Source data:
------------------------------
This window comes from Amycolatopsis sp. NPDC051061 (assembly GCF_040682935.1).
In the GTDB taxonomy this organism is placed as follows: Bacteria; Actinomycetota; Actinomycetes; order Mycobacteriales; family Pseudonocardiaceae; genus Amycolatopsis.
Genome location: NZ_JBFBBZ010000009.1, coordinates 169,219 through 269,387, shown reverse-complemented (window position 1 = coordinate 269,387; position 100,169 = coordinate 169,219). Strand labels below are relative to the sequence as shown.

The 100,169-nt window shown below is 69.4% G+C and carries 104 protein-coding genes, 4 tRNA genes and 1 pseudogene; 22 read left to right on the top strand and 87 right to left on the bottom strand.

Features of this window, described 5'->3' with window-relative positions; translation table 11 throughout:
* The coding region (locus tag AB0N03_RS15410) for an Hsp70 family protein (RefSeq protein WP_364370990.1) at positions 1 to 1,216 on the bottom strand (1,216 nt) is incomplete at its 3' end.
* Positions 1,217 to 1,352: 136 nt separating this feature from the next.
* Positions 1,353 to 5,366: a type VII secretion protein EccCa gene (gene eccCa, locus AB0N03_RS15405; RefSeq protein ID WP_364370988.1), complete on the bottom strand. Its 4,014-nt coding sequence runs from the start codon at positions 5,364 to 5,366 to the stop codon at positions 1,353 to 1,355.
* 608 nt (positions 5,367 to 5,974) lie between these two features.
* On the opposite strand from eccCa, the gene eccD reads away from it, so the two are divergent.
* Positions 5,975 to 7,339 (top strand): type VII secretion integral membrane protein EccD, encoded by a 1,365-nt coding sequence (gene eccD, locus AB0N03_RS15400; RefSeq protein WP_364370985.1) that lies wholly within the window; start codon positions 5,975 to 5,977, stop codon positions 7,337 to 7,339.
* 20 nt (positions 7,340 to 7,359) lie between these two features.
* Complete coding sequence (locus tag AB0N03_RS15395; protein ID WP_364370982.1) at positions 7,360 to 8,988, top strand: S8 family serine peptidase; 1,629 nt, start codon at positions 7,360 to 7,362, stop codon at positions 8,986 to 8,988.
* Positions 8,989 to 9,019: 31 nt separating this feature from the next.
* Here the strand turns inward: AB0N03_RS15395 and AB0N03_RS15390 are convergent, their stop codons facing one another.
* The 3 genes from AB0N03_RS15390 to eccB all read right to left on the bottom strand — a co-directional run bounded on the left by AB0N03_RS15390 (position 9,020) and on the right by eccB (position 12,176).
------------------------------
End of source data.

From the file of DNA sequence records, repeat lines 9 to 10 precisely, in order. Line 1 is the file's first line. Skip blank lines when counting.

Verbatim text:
* 608 nt (positions 5,367 to 5,974) lie between these two features.
* On the opposite strand from eccCa, the gene eccD reads away from it, so the two are divergent.